The NBA Finals, which ended a couple days ago, went pretty much as expected. A series that looked like it could have been classic after the first three games finished with a relative whimper in the final three. The best team, after an early series scare, won. Easily.
And now, at the risk of sounding like a crotchety old bastard, I want to bang a little on LeBron James.
Great series and all that. Coulda been MVP, though I’m good with the pick the writers made. Best player in the world. We know. We know. We’ve known for some time now.
So, why, LeBron? Why this from you?
I shouldn’t be huffing about this, right? The man, when you get right down to it, is just telling the truth. Right? And he backs it up. Right?
And it’s not as if LeBron hasn’t said stuff like this before. He has. He hasn’t been shy about it.
Reporter: … [W]ho is the best basketball player alive right now?
James Harden: Myself.
Reporter: You made that sound like it was an easy answer.
Harden: It is. Myself.
I know. I know. I know. Happens all the time. This shouldn’t bug me.
But … c’mon, LeBron.
You are the best. No right-minded basketball fan doubts it. So why go there, LeBron? Even if it is the truth?
Talent is God given. Be humble. Fame is man-given. Be grateful. Conceit is self-given. Be careful.
— John Wooden
Look, I’m not one for demanding that athletes be fake humble. That’s worse than flaunting it. In fact, when someone like Harden says he is the best — well, fine. I like that. Believe it if you want, James. (And I believe he does.) If that’s what you need. The rest of us know it’s not true.
But when the best — and, clearly, the best — resorts to pointing out his position, it seems … desperate, I guess. As if he’s looking for validation.
It’s like Hugh Hefner pointing out that he gets all the girls, or Donald Trump telling us he’s rich, or any run-of-the-mill Yankees fan pointing out the 27 World Series titles.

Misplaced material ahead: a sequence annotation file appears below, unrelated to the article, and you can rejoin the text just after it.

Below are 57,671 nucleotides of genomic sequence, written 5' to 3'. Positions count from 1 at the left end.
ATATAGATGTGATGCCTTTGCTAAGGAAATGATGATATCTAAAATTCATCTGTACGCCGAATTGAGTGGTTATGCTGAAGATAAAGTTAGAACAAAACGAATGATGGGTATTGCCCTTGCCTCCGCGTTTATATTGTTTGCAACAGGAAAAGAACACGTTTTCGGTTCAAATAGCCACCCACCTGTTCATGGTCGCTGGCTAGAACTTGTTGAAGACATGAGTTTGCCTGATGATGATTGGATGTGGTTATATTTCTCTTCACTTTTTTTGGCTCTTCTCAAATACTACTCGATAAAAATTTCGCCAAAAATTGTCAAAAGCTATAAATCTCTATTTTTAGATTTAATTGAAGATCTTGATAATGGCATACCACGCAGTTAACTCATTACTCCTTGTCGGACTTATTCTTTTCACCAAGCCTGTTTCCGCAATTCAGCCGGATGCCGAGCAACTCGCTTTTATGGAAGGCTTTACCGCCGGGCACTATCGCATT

Again. We know already. So just shut up and relax. It sounds better coming from us.
I wasn’t the only one that felt a little disgust at LeBron’s remark. The New York Times’ William C. Rhoden noted that LeBron’s lack of humility — in a series during which many thought he should be named MVP — was jarring. Rhoden talked to some New York Giants players, past and present, on their take:
There’s a certain level of etiquette that we learn as professional athletes. They say never talk about money, never talk bad about the opposing team and never talk about yourself. It’s my belief that he is the best player in the world. But I can see how some people might not like it when it comes from the horse’s mouth.
— linebacker Jon Beason
Rhoden objects to someone like LeBron boasting about his greatness in a team sport, where he is dependent on so many others. And that’s a point.
But I don’t think it’s too much to expect a little humility from a boxer, or a tennis player, or a golfer, either. If s/he is the greatest, we’ll know. We’ll trumpet the fact. We always do.
And it always sounds better coming from us.